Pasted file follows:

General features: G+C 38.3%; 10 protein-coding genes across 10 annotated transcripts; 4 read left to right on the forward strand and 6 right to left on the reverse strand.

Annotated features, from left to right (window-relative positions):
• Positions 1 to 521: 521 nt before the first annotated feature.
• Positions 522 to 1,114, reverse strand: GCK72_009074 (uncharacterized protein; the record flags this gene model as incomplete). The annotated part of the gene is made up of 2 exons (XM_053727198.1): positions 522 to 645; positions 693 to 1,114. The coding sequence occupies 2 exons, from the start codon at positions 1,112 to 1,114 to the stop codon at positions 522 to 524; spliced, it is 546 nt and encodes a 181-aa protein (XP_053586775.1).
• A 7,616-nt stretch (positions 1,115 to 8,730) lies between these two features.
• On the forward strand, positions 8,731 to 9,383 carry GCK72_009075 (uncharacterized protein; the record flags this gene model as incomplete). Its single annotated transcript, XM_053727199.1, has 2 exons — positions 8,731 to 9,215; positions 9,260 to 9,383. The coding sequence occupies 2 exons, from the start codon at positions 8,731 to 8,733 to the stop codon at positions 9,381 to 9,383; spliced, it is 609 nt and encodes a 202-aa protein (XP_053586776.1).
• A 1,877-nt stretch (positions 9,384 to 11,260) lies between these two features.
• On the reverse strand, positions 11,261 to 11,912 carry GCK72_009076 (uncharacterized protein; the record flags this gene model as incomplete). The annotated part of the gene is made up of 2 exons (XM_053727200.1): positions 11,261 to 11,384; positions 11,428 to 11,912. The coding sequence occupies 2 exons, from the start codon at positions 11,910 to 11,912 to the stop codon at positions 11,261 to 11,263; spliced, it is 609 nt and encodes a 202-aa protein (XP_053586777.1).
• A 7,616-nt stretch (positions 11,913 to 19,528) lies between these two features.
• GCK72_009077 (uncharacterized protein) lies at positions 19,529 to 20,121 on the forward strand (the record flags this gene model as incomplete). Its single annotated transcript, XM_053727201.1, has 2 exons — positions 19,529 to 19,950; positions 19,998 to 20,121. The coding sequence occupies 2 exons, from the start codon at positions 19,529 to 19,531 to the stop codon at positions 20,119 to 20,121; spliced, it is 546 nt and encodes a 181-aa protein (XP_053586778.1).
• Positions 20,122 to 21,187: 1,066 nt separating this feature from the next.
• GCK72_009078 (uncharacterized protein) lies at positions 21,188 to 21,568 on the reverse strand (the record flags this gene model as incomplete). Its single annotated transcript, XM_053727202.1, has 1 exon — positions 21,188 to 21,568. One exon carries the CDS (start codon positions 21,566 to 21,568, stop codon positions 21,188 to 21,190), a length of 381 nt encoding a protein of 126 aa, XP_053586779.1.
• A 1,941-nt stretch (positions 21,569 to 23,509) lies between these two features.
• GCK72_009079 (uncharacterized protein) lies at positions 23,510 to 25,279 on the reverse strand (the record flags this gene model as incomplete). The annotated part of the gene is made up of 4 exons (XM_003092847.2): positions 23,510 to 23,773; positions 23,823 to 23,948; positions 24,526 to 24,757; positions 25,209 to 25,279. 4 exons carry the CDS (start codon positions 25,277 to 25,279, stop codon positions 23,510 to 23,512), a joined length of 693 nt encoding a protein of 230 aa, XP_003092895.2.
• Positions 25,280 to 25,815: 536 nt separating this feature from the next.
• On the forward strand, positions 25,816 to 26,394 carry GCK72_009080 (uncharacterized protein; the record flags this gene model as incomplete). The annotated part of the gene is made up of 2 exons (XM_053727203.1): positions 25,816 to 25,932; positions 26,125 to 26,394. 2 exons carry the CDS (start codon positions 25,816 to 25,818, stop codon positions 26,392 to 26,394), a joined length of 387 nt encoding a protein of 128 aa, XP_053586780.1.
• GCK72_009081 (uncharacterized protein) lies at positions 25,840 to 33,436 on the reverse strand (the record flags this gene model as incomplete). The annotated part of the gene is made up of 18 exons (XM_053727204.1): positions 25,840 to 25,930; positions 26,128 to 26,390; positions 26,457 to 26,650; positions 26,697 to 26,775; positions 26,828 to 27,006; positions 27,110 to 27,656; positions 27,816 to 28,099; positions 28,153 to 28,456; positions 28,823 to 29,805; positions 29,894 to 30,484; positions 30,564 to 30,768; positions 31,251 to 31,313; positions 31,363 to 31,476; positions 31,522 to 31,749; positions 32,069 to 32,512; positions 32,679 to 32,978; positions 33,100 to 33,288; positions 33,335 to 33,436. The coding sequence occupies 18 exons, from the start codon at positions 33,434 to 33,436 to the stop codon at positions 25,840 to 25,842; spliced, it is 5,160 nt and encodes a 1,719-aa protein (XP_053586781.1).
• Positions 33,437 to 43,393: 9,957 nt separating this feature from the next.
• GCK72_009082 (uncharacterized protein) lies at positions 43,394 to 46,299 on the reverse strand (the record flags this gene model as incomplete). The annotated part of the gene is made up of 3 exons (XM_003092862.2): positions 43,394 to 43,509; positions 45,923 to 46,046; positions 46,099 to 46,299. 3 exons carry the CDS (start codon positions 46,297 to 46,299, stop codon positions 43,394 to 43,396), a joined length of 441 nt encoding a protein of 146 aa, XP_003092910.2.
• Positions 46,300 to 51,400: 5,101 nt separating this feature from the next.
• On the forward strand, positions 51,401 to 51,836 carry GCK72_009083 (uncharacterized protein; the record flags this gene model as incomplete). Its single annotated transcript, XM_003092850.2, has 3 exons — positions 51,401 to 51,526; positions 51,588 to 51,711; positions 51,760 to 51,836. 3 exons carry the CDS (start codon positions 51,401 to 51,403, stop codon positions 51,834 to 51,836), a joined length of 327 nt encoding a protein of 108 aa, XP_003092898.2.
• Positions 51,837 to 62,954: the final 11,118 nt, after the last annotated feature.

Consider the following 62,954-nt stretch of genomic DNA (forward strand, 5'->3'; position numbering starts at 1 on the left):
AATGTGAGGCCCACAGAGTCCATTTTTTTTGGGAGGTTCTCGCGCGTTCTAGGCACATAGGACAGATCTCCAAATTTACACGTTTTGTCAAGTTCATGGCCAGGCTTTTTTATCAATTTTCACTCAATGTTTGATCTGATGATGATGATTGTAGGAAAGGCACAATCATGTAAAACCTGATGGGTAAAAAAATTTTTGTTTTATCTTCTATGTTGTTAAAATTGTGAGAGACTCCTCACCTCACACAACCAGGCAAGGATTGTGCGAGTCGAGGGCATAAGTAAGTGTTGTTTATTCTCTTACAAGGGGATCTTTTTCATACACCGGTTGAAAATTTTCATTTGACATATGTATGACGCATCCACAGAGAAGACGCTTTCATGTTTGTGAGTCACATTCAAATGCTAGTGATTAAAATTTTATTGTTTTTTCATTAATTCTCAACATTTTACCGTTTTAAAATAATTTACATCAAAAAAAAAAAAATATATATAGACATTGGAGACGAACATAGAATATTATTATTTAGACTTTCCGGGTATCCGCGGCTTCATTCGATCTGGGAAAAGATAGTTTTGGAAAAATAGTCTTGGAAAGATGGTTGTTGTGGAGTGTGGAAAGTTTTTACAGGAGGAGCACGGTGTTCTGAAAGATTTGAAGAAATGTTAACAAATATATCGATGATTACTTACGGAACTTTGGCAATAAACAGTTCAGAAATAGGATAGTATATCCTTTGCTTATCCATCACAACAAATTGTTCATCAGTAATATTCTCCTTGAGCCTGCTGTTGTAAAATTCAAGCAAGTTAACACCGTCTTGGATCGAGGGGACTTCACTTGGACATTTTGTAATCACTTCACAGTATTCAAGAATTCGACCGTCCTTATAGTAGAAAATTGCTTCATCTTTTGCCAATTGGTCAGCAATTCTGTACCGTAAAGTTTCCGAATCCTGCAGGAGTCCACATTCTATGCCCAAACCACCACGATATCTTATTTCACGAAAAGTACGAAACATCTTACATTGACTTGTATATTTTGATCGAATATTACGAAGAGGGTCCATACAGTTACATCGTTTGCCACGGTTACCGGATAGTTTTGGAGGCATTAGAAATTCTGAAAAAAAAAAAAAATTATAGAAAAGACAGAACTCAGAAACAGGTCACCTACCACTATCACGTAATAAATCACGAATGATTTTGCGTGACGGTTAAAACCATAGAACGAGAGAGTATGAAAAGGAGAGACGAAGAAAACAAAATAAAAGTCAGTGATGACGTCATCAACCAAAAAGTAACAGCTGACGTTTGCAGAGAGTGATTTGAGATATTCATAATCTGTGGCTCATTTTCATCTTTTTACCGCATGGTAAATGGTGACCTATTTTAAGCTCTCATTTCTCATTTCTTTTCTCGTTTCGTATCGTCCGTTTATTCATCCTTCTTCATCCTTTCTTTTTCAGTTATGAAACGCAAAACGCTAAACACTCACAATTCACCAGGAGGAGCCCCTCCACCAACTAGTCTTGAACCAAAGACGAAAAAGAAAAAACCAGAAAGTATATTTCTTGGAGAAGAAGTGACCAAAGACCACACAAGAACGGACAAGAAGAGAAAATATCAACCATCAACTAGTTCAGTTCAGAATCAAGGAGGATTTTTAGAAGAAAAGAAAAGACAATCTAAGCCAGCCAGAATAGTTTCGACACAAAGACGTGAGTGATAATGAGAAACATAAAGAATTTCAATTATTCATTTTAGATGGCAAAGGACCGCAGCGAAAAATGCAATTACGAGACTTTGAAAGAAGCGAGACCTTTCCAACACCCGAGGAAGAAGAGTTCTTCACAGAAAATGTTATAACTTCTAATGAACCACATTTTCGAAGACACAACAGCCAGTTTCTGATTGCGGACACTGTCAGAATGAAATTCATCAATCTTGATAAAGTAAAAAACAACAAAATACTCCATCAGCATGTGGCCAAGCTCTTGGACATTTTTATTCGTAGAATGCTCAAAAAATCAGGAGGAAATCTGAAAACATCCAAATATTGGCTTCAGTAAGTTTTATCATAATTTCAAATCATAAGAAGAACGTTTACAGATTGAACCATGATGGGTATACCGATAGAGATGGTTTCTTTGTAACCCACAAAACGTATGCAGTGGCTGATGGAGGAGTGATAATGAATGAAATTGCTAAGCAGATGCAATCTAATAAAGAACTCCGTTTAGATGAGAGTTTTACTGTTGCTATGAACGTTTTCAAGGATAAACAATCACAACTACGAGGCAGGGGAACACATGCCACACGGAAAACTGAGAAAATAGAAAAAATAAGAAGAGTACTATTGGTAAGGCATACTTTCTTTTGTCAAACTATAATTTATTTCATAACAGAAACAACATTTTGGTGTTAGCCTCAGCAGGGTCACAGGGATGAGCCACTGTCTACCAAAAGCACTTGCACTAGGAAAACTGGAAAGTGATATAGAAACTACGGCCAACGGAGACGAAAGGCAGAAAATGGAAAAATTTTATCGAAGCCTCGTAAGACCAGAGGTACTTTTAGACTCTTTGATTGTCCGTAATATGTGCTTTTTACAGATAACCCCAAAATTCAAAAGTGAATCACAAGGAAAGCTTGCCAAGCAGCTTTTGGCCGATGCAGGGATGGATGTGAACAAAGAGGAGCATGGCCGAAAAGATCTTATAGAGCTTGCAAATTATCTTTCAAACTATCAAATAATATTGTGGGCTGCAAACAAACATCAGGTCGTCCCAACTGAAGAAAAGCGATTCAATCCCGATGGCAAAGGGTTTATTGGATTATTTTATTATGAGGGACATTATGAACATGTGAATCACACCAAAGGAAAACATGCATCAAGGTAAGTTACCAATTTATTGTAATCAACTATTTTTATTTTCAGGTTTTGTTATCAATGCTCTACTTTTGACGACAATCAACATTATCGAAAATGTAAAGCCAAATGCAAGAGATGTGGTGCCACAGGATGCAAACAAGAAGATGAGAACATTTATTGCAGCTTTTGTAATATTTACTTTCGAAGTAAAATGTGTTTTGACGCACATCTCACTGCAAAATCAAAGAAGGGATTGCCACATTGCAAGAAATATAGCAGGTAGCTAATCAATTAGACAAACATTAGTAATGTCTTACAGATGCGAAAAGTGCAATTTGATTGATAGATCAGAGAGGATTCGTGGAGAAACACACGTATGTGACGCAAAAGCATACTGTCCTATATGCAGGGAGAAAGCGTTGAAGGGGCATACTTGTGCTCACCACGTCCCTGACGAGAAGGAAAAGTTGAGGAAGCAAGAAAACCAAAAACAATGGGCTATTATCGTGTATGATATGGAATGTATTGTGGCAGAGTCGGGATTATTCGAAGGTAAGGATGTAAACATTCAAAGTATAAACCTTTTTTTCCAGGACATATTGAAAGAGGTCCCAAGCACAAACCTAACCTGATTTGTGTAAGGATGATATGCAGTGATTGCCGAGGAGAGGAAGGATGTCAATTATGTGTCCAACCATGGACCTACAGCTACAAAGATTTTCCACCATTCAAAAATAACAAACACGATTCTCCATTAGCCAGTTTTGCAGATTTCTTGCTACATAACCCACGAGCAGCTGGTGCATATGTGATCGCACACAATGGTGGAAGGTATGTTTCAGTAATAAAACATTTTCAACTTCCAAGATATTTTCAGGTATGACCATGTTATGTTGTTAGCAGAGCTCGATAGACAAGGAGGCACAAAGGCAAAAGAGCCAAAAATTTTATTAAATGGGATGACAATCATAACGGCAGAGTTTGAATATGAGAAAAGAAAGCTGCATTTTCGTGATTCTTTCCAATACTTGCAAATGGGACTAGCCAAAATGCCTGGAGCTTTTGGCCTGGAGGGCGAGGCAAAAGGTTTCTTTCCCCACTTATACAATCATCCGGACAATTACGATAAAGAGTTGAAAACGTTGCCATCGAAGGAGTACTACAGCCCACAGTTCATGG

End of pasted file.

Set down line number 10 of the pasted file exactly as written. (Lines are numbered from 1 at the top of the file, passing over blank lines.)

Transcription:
• GCK72_009077 (uncharacterized protein) lies at positions 19,529 to 20,121 on the forward strand (the record flags this gene model as incomplete). Its single annotated transcript, XM_053727201.1, has 2 exons — positions 19,529 to 19,950; positions 19,998 to 20,121. The coding sequence occupies 2 exons, from the start codon at positions 19,529 to 19,531 to the stop codon at positions 20,119 to 20,121; spliced, it is 546 nt and encodes a 181-aa protein (XP_053586778.1).